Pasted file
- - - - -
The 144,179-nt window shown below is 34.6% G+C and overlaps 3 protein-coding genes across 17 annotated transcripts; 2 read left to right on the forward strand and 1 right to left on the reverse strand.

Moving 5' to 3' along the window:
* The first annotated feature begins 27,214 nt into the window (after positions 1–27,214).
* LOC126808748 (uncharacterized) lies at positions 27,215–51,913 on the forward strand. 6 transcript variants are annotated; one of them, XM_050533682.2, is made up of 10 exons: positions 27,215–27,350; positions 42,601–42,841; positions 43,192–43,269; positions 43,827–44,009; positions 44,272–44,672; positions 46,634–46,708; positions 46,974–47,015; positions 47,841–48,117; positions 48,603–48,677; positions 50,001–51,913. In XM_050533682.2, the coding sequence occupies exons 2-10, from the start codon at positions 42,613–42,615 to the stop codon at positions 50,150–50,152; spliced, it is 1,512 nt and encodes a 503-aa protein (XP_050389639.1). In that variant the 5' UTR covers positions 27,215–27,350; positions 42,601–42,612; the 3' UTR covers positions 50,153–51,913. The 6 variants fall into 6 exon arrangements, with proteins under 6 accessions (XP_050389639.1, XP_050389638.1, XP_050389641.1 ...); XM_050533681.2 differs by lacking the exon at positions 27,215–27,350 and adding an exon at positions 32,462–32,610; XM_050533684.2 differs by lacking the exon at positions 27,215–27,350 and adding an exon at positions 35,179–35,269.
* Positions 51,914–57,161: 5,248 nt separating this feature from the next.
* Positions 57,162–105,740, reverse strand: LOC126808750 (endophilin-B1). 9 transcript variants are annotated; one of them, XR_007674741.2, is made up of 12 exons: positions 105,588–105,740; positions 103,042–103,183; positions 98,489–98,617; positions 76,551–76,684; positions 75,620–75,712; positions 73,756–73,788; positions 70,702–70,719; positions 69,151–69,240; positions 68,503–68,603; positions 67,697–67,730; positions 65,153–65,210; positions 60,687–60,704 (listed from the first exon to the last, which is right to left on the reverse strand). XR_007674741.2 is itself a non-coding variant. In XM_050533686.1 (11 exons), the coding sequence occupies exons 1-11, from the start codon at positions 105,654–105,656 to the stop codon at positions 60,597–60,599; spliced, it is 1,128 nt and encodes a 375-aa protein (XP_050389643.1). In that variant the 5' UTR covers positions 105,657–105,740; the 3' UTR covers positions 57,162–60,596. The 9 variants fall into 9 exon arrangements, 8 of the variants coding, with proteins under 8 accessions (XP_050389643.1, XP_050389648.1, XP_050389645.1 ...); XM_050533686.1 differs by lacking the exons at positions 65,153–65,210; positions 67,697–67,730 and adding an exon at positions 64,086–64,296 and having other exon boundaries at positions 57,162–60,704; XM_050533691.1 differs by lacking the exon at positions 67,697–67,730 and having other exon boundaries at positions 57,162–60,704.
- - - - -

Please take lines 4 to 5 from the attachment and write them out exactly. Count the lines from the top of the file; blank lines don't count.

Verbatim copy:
* LOC126808748 (uncharacterized) lies at positions 27,215–51,913 on the forward strand. 6 transcript variants are annotated; one of them, XM_050533682.2, is made up of 10 exons: positions 27,215–27,350; positions 42,601–42,841; positions 43,192–43,269; positions 43,827–44,009; positions 44,272–44,672; positions 46,634–46,708; positions 46,974–47,015; positions 47,841–48,117; positions 48,603–48,677; positions 50,001–51,913. In XM_050533682.2, the coding sequence occupies exons 2-10, from the start codon at positions 42,613–42,615 to the stop codon at positions 50,150–50,152; spliced, it is 1,512 nt and encodes a 503-aa protein (XP_050389639.1). In that variant the 5' UTR covers positions 27,215–27,350; positions 42,601–42,612; the 3' UTR covers positions 50,153–51,913. The 6 variants fall into 6 exon arrangements, with proteins under 6 accessions (XP_050389639.1, XP_050389638.1, XP_050389641.1 ...); XM_050533681.2 differs by lacking the exon at positions 27,215–27,350 and adding an exon at positions 32,462–32,610; XM_050533684.2 differs by lacking the exon at positions 27,215–27,350 and adding an exon at positions 35,179–35,269.
* Positions 51,914–57,161: 5,248 nt separating this feature from the next.